[Ruth Gairns & Stuart Redman. Oxford: Oxford University Press, 2008. pp. 254. ¥2,881. ISBN: 9780-1946-2-0-07-9.]
The Oxford Word Skills series is a collection of three books that take the learner fromstarter level high frequency words to the more technical vocabulary found in the last book in the series. As you would expect from a standard bearer in the English press and education world, the set comes smartly packaged with an accompanying CD and even a little blinder that is used to cover up definitions when studying. Oxford Word Skills sets out with the auspicious goal of creating a series that will teach 2,000 words per level. Each book is broken up into 80 units, each 2-3 pages in length. Within each unit there are colorful pictures that introduce the vocabulary along with a series of exercises. The vocabulary is related thematically and the exercises which follow expand on and review the vocabulary. A good example of how this plays out within the pages of the book can be found in the second volume (Intermediate), in the section about cars. The opening graphic along with the accompanying vocabulary lists 20 different car parts including speedometer, accelerator, and clutch. The next section has a series of exercises that quiz the student’s knowledge of the vocabulary presented and another section which introduces car-related terms such as skid, overtake, and brake.
The highlights of these books were the colorful and well-presented illustrations, the comprehensive nature of the vocabulary, and the use of the CD which gives students easy access to review and study materials. Notable is the listening section in the CDs that take the flash cards up to a higher level so that listening is also part of learning the word. Games and graphics also help make the presentation clear as well as challenging.
The drawback of this series, which is an especially pertinent criticism for many native speaking ESL teachers, is that the book lacks a communicative aspect. Learning 20 new vocabulary words for different car parts could in some abstract way prove valuable to a Japanese high school student. More important when considering the ESL context is how this lesson can segueway into an hour-long English communication lesson. It does not, and therein lays the fundamental challenge to any instructor who picks up this book with the intent of using it as a spring board to teach a communicative English class. Case in point is the private high school that was used as a proving ground for this series. The book proved too dense and text based to be used in a substantive way. The text seems to acknowledge this drawback. In the section entitled How can teachers use the material in the classroom? the book lists seven bullet points to suggest ways the teacher can use the text in the classroom with all but the last suggestion being various wordings and rewordings of “study” and “quiz.” The last step has a recommendation for speaking but it seems more of an afterthought rather than effort at creating a conversation-based lesson. Particularly frustrating is the books adherence to a traditional method in the face of much current research. Notable among this research is an idea put forth by Nation called the four strands, which is a balance of meaning-focused input, meaning focused-output, language-focused learning, and fluency. In a round table discussion on vocabulary acquisition, Nation sums up the importance of the four strands and the importance of communicative exercises by stating that “about three-quarters of the course time could be spent on communicative, message-focused activities, and about one quarter on the deliberate learning of language” (Laufer, Meara, & Nation, 2005, p. 6).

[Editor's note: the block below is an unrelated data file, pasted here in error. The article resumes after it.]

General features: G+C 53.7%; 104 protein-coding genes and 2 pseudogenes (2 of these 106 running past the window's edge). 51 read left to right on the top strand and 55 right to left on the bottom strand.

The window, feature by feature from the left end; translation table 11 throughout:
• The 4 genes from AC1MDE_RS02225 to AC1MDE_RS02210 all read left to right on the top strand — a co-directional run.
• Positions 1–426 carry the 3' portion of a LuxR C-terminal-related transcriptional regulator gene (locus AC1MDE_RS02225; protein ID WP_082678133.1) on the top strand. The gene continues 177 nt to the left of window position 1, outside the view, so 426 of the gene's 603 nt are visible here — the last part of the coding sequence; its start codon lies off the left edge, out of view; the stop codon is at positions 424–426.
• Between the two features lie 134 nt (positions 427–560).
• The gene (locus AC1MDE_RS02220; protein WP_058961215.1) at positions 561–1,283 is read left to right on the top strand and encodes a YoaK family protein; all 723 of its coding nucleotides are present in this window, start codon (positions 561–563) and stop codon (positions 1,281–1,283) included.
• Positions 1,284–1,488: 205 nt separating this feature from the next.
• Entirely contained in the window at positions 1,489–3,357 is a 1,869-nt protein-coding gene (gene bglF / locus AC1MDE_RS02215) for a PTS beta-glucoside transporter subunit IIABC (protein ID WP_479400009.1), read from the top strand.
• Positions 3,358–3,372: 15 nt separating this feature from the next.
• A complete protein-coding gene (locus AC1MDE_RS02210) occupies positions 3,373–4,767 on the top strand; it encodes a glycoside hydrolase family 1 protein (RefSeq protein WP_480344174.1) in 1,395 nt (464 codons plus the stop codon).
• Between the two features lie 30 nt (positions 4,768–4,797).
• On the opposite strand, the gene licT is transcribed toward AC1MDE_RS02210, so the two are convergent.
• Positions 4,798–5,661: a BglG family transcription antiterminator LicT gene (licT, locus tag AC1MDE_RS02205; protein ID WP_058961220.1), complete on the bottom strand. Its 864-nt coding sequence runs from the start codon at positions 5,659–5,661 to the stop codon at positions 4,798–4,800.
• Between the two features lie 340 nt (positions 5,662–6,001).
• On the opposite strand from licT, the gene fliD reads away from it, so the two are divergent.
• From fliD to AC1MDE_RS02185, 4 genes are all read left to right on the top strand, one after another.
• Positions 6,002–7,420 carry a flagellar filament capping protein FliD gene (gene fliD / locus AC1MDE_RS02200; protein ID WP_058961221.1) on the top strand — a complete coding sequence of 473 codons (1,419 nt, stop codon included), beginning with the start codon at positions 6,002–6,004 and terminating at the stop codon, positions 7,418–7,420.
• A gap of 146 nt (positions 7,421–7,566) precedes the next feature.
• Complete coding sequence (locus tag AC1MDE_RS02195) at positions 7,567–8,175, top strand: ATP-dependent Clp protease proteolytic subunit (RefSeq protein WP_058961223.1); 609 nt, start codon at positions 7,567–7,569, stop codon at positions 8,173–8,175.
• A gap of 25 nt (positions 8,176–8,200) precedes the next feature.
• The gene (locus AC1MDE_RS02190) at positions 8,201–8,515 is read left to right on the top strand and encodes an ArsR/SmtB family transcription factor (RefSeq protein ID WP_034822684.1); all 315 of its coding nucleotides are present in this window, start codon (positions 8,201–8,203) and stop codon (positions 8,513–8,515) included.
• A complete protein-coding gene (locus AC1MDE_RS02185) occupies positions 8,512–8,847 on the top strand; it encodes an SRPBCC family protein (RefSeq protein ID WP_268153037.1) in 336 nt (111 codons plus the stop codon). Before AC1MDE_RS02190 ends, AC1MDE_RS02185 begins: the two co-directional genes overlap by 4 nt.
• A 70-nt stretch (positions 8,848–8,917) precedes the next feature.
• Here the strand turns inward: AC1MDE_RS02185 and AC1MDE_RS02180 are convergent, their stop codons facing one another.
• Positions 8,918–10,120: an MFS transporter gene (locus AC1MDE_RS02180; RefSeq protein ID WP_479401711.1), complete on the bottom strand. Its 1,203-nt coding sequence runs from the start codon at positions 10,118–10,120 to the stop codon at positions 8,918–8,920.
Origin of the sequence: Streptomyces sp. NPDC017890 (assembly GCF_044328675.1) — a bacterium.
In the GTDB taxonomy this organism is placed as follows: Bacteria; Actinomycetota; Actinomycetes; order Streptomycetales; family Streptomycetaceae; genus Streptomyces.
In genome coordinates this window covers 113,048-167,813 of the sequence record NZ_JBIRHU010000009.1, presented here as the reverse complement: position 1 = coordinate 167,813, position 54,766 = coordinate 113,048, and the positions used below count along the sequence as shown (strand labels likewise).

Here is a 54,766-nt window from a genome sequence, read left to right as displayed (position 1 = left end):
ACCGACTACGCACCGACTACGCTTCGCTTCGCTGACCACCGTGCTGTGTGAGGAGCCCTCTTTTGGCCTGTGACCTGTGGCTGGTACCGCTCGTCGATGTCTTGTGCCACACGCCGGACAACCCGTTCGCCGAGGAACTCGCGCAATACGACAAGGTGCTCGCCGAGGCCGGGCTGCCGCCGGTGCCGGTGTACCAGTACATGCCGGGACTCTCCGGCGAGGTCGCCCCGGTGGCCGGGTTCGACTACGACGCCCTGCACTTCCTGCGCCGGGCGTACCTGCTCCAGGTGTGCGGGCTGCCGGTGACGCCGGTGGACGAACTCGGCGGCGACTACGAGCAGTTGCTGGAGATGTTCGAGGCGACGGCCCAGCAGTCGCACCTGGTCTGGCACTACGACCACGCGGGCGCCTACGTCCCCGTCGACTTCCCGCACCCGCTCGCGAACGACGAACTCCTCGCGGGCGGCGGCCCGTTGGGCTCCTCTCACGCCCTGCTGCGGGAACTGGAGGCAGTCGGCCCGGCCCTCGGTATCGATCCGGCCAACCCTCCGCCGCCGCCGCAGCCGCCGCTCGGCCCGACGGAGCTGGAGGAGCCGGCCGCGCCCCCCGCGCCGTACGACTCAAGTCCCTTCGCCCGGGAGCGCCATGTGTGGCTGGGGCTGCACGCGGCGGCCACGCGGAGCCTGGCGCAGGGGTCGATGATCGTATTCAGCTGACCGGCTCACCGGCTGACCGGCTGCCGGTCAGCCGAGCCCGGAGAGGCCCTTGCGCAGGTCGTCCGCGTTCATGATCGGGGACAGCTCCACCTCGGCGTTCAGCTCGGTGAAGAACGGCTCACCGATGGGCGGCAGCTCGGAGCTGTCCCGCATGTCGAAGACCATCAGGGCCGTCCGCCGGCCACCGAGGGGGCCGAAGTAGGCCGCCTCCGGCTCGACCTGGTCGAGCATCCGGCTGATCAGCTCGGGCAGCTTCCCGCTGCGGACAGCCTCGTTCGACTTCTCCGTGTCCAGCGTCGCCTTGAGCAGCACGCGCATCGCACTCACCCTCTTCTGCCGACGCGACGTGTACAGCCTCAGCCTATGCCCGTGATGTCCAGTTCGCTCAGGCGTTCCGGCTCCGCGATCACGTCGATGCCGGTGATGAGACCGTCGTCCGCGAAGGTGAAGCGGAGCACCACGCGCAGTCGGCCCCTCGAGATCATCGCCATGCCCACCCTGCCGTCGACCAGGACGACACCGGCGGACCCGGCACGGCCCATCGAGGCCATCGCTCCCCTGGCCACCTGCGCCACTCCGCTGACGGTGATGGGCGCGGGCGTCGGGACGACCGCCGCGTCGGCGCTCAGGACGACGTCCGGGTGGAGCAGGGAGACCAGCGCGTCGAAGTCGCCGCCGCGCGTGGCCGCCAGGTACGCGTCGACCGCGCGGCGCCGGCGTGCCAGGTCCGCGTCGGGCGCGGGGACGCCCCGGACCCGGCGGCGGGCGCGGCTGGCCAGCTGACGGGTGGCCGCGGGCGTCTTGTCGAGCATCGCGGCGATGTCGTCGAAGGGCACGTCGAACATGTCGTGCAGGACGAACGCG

An activity that worked particularly with my class of students was a family tree information gap activity (Folse, 2006). Meaning-focused input was first provided through introducing the vocabulary explicitly (flashcards) as well as through a short listening activity. Meaning-focused output and language-focused learning were used in the information gap activity. The activity established acquisition through speaking (meaning-focused output) and encouraged a deliberate use of the vocabulary (language-focused learning). During the last part of the class the students talked about their family, which was a focus on the last strand (fluency). The beauty of the activity is that it was able to engage a group of 40+ high school students and allowed for a communicative approach to the teaching of vocabulary.
After 3 months of in-class use how did I feel about the Oxford series? The series could have been painted with a broader brush and culled ideas from ESL scholarship, ideas which as the publishing flagship of one of the English language’s most reputable universities they are no doubt familiar with. Instead the Oxford series hunkers down into a traditional bottom-up processing that proved too heady and stubbornly non-communicative to be an effective text for my students.
Folse, K. S. (2006). The art of public speaking. Michigan: University of Michigan Press.
Laufer, B., Meara, P., & Nation, P. (2005). Ten best ideas for teaching vocabulary. The Language Teacher, 29(7), 3-6.